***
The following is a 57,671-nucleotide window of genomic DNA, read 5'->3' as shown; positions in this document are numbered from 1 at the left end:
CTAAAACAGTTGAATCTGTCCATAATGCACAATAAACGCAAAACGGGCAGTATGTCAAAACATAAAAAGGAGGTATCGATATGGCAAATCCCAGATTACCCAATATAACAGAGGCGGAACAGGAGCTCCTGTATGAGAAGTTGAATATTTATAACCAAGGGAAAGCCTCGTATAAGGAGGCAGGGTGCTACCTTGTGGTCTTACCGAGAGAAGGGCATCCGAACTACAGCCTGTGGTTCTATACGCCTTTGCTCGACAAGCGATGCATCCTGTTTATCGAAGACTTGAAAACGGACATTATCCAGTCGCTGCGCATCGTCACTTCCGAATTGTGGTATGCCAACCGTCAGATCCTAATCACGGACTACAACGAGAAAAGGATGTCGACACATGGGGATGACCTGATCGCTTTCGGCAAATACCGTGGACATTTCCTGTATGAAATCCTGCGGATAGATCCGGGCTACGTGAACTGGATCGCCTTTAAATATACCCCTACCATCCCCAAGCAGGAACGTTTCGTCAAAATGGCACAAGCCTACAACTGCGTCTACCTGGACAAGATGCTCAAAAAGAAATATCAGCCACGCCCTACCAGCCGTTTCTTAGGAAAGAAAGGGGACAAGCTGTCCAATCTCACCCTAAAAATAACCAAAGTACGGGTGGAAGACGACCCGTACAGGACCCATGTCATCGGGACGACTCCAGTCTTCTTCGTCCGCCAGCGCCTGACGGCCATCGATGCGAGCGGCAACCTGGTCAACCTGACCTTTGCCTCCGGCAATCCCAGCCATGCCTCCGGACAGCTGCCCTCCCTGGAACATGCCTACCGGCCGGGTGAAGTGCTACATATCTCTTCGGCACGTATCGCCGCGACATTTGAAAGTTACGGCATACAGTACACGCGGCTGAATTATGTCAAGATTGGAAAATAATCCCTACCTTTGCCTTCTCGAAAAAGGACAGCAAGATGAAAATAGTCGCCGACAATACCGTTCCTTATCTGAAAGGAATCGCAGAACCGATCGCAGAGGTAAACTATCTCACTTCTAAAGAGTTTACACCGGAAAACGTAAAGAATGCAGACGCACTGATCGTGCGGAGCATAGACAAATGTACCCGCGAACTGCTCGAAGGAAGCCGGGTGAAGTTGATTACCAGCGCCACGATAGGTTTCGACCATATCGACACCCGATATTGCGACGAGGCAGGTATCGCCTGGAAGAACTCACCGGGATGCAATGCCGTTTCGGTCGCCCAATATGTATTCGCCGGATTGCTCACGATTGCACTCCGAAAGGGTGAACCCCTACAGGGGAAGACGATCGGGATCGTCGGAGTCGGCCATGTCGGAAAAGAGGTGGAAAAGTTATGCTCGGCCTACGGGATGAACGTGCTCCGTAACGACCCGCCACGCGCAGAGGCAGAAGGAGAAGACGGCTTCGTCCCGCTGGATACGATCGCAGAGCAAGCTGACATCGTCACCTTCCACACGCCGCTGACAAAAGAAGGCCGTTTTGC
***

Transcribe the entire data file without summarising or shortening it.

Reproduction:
The following is a 57,671-nucleotide window of genomic DNA, read 5'->3' as shown; positions in this document are numbered from 1 at the left end:
CTAAAACAGTTGAATCTGTCCATAATGCACAATAAACGCAAAACGGGCAGTATGTCAAAACATAAAAAGGAGGTATCGATATGGCAAATCCCAGATTACCCAATATAACAGAGGCGGAACAGGAGCTCCTGTATGAGAAGTTGAATATTTATAACCAAGGGAAAGCCTCGTATAAGGAGGCAGGGTGCTACCTTGTGGTCTTACCGAGAGAAGGGCATCCGAACTACAGCCTGTGGTTCTATACGCCTTTGCTCGACAAGCGATGCATCCTGTTTATCGAAGACTTGAAAACGGACATTATCCAGTCGCTGCGCATCGTCACTTCCGAATTGTGGTATGCCAACCGTCAGATCCTAATCACGGACTACAACGAGAAAAGGATGTCGACACATGGGGATGACCTGATCGCTTTCGGCAAATACCGTGGACATTTCCTGTATGAAATCCTGCGGATAGATCCGGGCTACGTGAACTGGATCGCCTTTAAATATACCCCTACCATCCCCAAGCAGGAACGTTTCGTCAAAATGGCACAAGCCTACAACTGCGTCTACCTGGACAAGATGCTCAAAAAGAAATATCAGCCACGCCCTACCAGCCGTTTCTTAGGAAAGAAAGGGGACAAGCTGTCCAATCTCACCCTAAAAATAACCAAAGTACGGGTGGAAGACGACCCGTACAGGACCCATGTCATCGGGACGACTCCAGTCTTCTTCGTCCGCCAGCGCCTGACGGCCATCGATGCGAGCGGCAACCTGGTCAACCTGACCTTTGCCTCCGGCAATCCCAGCCATGCCTCCGGACAGCTGCCCTCCCTGGAACATGCCTACCGGCCGGGTGAAGTGCTACATATCTCTTCGGCACGTATCGCCGCGACATTTGAAAGTTACGGCATACAGTACACGCGGCTGAATTATGTCAAGATTGGAAAATAATCCCTACCTTTGCCTTCTCGAAAAAGGACAGCAAGATGAAAATAGTCGCCGACAATACCGTTCCTTATCTGAAAGGAATCGCAGAACCGATCGCAGAGGTAAACTATCTCACTTCTAAAGAGTTTACACCGGAAAACGTAAAGAATGCAGACGCACTGATCGTGCGGAGCATAGACAAATGTACCCGCGAACTGCTCGAAGGAAGCCGGGTGAAGTTGATTACCAGCGCCACGATAGGTTTCGACCATATCGACACCCGATATTGCGACGAGGCAGGTATCGCCTGGAAGAACTCACCGGGATGCAATGCCGTTTCGGTCGCCCAATATGTATTCGCCGGATTGCTCACGATTGCACTCCGAAAGGGTGAACCCCTACAGGGGAAGACGATCGGGATCGTCGGAGTCGGCCATGTCGGAAAAGAGGTGGAAAAGTTATGCTCGGCCTACGGGATGAACGTGCTCCGTAACGACCCGCCACGCGCAGAGGCAGAAGGAGAAGACGGCTTCGTCCCGCTGGATACGATCGCAGAGCAAGCTGACATCGTCACCTTCCACACGCCGCTGACAAAAGAAGGCCGTTTTGC